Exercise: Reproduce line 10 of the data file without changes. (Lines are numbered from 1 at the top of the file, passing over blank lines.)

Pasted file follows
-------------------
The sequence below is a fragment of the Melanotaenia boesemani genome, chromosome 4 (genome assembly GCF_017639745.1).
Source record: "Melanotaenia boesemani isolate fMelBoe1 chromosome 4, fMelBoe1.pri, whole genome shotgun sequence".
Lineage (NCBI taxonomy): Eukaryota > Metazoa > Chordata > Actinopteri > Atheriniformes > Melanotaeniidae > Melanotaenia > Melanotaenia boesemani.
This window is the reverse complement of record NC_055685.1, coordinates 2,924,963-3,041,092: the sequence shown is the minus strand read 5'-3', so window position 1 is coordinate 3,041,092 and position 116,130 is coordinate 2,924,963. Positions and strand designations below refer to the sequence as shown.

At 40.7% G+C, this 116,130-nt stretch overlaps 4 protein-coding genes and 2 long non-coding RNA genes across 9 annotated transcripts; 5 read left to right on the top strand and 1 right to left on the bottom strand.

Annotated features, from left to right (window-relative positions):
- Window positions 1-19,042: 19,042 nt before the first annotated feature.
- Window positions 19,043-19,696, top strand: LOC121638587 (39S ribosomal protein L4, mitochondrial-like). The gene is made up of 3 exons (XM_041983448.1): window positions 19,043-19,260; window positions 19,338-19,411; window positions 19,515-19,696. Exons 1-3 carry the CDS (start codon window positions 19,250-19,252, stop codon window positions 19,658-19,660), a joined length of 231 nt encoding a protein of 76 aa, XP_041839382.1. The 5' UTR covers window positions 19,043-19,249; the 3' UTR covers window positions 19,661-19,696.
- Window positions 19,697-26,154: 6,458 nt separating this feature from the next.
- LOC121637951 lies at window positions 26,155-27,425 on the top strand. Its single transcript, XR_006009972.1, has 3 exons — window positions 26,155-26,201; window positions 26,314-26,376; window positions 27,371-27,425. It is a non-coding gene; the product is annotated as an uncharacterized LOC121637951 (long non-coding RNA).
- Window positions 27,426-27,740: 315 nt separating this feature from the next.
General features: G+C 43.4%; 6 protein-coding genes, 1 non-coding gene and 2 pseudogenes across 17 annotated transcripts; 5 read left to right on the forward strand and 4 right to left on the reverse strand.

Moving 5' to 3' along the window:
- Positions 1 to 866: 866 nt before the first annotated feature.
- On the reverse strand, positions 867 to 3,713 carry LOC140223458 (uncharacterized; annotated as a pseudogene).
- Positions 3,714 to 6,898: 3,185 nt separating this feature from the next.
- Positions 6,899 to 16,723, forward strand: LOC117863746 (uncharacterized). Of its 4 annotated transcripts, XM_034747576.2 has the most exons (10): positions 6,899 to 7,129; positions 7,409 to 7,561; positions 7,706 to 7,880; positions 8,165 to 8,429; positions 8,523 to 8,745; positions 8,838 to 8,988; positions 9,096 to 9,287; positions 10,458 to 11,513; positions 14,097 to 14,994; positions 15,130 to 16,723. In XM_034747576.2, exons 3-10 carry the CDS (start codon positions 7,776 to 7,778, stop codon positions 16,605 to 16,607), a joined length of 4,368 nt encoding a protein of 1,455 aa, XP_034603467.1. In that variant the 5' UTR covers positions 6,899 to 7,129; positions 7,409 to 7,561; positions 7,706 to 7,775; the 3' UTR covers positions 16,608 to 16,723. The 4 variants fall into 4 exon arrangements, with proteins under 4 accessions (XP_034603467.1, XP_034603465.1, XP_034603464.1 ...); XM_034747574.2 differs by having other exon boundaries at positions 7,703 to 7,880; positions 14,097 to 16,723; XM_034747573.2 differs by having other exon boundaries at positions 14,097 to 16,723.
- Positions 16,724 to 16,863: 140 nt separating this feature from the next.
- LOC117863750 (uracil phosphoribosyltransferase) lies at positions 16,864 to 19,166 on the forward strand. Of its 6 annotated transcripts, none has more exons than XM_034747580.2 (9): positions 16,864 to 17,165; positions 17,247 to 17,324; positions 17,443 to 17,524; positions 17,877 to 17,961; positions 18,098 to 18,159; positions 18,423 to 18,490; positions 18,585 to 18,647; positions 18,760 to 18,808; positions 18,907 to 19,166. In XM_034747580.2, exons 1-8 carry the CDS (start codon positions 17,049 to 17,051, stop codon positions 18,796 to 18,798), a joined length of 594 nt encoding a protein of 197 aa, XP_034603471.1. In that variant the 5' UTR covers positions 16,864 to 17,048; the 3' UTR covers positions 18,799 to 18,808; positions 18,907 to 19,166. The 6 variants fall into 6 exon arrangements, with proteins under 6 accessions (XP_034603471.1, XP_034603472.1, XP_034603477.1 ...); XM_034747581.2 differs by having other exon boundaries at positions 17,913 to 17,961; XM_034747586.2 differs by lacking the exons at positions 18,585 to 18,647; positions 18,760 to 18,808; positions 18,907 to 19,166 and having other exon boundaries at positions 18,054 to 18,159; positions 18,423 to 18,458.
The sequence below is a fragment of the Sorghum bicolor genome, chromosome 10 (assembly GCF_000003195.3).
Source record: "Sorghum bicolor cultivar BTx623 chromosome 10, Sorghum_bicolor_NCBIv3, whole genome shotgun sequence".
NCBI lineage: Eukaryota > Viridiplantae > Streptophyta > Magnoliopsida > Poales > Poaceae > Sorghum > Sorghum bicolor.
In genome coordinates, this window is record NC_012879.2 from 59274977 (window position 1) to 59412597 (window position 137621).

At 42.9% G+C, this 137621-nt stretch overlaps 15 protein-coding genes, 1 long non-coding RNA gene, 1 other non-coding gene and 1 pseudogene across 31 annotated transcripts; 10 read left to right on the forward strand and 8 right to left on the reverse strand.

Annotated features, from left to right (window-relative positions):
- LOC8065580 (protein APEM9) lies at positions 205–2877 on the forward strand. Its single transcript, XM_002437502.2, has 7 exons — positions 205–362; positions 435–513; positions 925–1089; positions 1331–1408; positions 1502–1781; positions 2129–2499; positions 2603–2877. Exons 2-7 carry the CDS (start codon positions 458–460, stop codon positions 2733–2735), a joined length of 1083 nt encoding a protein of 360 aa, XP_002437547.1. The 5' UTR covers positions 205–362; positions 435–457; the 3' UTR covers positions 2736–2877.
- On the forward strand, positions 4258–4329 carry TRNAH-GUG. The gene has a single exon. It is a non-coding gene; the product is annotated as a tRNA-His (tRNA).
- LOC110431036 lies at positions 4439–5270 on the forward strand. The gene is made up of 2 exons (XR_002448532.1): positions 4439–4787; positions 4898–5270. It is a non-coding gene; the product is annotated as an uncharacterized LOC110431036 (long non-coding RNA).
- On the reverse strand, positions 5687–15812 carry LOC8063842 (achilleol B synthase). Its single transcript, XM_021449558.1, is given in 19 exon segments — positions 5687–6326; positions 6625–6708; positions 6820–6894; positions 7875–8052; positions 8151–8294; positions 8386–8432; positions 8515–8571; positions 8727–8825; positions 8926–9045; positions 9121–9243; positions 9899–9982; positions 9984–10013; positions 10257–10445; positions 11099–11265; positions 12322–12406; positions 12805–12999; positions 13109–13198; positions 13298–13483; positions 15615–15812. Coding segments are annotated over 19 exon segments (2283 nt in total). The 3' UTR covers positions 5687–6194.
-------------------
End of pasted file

- LOC121637951 lies at window positions 26,155-27,425 on the top strand. Its single transcript, XR_006009972.1, has 3 exons — window positions 26,155-26,201; window positions 26,314-26,376; window positions 27,371-27,425. It is a non-coding gene; the product is annotated as an uncharacterized LOC121637951 (long non-coding RNA).